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A visit to the dentist will get expensive. But is it safe to book an appointment during the pandemic?

WASHINGTON: Is it safe to visit the dentist during the COVID-19 pandemic? Dentists can’t eliminate all risk, but they are taking steps to minimize the chances of spreading the coronavirus.

You’ll likely notice changes as soon as you enter the office. Many dentists have removed magazines from waiting rooms, for example, as well as some chairs to encourage social distancing.

They also are spacing out appointments to avoid crowding their offices.

You may be asked to arrive for your appointment with a facial covering and to wait in your car until equipment is cleaned and the dentist is ready. Before receiving care, you can also expect staff to take your temperature and ask about COVID-19 symptoms.

Procedures are changing, too.

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Some dentists are charging for all the extra gear, so ask in advance if you should expect extra costs.

Coronavirus is spread mainly through droplets people spray when

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Visit Your Family Dentist to Treat a Cracked Tooth

If there is sudden pain in a tooth, a visit to a family dentist can determine if the tooth is cracked. Cracked teeth can occur in various fashions.

How to identify a cracked tooth

Causes

Biting into something hard, like the pit of stone fruits, may cause a crack. So could a direct blow, possible in car accidents or street fights. Unassuming causes, like the grinding of teeth and drastic changes in mouth temperature from hot to cold, may also cause a tooth to crack.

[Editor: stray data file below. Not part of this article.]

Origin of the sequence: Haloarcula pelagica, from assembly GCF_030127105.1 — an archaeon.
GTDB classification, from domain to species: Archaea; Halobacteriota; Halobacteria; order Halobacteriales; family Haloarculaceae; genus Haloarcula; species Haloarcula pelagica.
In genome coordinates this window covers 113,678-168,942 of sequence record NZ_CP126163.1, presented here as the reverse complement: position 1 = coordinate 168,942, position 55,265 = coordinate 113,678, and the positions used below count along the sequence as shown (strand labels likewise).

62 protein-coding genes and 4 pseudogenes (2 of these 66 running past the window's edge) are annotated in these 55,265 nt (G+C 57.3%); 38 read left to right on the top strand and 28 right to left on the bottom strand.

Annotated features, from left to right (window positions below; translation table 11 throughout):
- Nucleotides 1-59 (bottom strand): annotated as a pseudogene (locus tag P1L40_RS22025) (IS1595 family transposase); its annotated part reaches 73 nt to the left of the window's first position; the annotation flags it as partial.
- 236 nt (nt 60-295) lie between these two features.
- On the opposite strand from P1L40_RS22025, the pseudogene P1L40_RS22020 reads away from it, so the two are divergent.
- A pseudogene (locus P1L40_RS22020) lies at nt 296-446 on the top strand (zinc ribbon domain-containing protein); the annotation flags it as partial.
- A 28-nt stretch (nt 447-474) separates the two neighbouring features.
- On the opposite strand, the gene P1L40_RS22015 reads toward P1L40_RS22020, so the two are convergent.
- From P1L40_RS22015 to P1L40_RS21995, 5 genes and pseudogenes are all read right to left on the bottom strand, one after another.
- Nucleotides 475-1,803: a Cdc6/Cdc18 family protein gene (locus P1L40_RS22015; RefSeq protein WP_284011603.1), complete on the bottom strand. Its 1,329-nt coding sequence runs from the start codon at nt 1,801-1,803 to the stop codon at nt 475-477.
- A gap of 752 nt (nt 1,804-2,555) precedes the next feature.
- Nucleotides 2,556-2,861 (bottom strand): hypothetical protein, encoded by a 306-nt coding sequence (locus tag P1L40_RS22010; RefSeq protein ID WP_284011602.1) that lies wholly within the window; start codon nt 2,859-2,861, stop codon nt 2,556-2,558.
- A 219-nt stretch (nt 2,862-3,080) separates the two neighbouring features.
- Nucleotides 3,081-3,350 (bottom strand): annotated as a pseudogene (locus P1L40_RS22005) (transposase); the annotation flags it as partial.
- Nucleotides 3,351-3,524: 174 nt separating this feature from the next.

Symptoms

Symptoms to beware of if any of the previous scenarios have occurred are various. Pain while chewing, especially upon releasing the bite is typical. Cracked teeth can also become particularly sensitive to extreme temperatures. Enamel, the outer layer of teeth, covers loads of nerve endings which are exposed when teeth are cracked. This explains the phenomena of temperature sensitivity. Throbbing throughout the day and

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Dear Abby: Girlfriend’s refusal to visit dentist/doctor could be deal-breaker

DEAR ABBY: I’ve had an 18-year-old girlfriend for six months (I’m 24). She’s a sweet girl who’s caring, thoughtful and respectful. Every day typically goes well, and we never argue about anything — except for when it comes to her health.

She is terrified of dentists and doctors. I used to be as well. But I have tried repeatedly to make her understand that, though those situations can be scary, it would be worse if she has to go to these places when it’s nearly too late. She refuses to go to a doctor or dentist’s office with me to watch what I experience. She says she’ll receive vaccinations “when it’s time” — except for the flu shot and other “nonessential” shots. She says she’ll go to the dentist when her teeth start to hurt. Her logic is, “I’m doing fine without this stuff now, so I’m OK.”

I am

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Dentist Visit: About, What to Expect

What Happens During a Dental Visit?
First, it is important to find a dentist with whom you feel comfortable. Once you’ve found a dentist you like, your next step is to schedule a check-up — before any problems arise.

On your first visit to a dentist, they will take a full health history. On subsequent visits, if your health status has changed, make sure to tell them.

Most dental visits are checkups. Regular checkups (ideally every six months) will help your teeth stay cleaner, last longer and can prevent painful problems from developing.

  • A thorough cleaning
    Checkups almost always include a complete cleaning, either from your dentist or a dental hygienist. Using special instruments, a dental hygienist will scrape below the gumline, removing built-up plaque and tartar that can cause gum disease, cavities, bad breath and other problems. Your dentist or hygienist may also polish and floss your teeth.
  • A
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